Monday, September 14, 2009

Typical Day By: Susan

After returning from a week spent with my dad for his 80th birthday, we will
be starting another year of "school" at the Gleaton household tomorrow.
Three of my kids have graduated from home school, and I have three to go.
My oldest graduated from UNT three weeks ago and just left this afternoon to
live in Rowlett. He starts his first full-time job with the company he did
an internship with in Richardson tomorrow. My second oldest is already
retired from the Army, and he and his wife are expecting baby #2 in just
four weeks! My third oldest is living at home and beginning her second year
at NCTC. We have homeschooled all of our kids all of the time. Although I
tearfully considered other schooling options (more than once!), I realized
that those other options came with their own set of problems and that I
would just be trading one set of problems for another. I figured out I was
better off with the set of problems I had and that, for me anyway, the grass
was not really greener on the other side. I came to the conclusion,
however, that I had to make school something that is enjoyable, doable and
attainable both for me and the kids. That took a lot of prayer and
soul-searching on my part, and thus our "school" will look quite different
from others. That's okay, and I think every family should figure out what
works best for them.

My main goals for school are for the kids to learn and to want to keep on
learning. I also want to provide a well-rounded education. I try to end a
subject just before it gets to be too much. That way, they are ready for
more the next day. We do some subjects together (history, Latin/Greek roots
and literature) and some subjects individually (math, science, government,
spelling, writing, typing, drilling, etc.) Presently the younger two are
doing science and government together also. We do the basic subjects
everyday (history, math, science) and switch off days on the other subjects.
Some are Tues/Thurs and some are Mon/Wed/Fri. The kids each have their own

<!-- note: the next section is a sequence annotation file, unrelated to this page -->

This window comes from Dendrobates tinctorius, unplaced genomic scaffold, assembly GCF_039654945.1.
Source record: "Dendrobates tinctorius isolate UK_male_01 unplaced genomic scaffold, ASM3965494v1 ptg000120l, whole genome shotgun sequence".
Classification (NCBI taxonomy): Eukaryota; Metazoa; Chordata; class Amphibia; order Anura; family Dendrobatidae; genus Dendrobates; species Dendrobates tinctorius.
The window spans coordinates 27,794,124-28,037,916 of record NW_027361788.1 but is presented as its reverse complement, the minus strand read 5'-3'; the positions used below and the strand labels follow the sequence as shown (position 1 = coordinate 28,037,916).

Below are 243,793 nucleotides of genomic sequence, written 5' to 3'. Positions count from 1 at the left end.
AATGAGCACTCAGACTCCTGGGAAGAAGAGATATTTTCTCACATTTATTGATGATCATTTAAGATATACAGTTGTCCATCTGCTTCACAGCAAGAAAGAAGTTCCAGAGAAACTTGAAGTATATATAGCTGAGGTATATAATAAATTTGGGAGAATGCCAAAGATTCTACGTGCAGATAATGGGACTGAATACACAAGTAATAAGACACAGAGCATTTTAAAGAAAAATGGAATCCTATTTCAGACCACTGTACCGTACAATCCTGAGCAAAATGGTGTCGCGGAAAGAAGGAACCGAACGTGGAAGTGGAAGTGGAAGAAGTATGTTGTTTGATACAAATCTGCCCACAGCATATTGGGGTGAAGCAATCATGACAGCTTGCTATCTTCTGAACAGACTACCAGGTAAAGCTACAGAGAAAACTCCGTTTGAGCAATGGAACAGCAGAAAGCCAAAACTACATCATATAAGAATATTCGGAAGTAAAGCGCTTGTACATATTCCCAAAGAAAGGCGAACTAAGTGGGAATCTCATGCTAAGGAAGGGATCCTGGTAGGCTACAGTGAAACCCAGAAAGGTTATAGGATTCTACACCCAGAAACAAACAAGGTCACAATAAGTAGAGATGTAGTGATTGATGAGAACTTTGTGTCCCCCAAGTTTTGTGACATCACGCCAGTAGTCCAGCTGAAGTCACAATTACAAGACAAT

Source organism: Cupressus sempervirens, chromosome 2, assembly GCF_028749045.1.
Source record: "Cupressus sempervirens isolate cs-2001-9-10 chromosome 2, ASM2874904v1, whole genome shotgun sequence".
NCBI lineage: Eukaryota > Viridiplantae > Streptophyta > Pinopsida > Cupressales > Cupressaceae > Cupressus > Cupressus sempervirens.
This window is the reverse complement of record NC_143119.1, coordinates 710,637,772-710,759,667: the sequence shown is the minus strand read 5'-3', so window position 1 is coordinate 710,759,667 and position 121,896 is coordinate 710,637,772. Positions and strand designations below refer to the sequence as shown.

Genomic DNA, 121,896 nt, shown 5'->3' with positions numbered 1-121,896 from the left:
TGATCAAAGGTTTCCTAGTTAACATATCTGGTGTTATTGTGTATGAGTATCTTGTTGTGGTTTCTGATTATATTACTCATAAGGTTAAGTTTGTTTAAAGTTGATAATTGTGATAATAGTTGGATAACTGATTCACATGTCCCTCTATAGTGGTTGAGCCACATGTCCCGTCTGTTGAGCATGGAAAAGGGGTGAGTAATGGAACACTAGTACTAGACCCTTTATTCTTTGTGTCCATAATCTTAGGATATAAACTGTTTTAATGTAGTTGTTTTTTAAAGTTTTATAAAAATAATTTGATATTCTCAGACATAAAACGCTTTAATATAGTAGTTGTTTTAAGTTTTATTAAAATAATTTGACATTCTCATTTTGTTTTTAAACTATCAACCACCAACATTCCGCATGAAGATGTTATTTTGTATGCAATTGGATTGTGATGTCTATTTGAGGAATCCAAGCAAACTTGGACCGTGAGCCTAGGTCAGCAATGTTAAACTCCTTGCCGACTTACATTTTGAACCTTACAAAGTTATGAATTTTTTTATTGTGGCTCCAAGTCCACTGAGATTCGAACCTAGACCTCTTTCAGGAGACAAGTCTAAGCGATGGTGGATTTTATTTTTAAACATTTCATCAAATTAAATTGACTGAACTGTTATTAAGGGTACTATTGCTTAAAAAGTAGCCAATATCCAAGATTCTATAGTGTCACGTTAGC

checklist of which subjects to do each day so it doesn't get confusing and
all gets covered. I watch for signs of frustration or not understanding in
any area. That is where we back off, figure out what went wrong, and start
again. If a math lesson doesn't get finished because it is not understood,
that's okay. There is no point in continuing on until it is understood.
The same goes for other subjects.

What does a typical day look like? It's probably a lot different from

10:00-Everybody up, breakfast, chores, bible. (I've actually been up quite
a while, and accomplished a LOT of my day!)

11:00-Start school together. I read whatever history we are studying aloud,
then we do Latin/Greek roots or Spanish.

About 12:00-I read the science lesson aloud to the younger two, then we do
government or any other subject we might be doing together. The oldest
starts school on his own. If there is a science experiment that day, they
do that on their own.

About 1:00-Lunch. I read whatever our literature is at the time aloud.
Often the literature ties in with the history we are studying.

About 2:00-Everyone completes the rest of their subjects on their own. They
finish at variable times, but are usually done by 4-5:00.

Outside activities and dinner for the rest of the day. At dinner, I often
read missionary-related stuff while the whole family eats. We often have
dinner guests, in which case I don't read. The boys have to be in bed by
midnight. (They are 14, 15 and 17.)

This schedule is crazy late, but it works well with college kids at home.
We also have a boarder that works nights. He is often a part of the family
on his three nights a week off.


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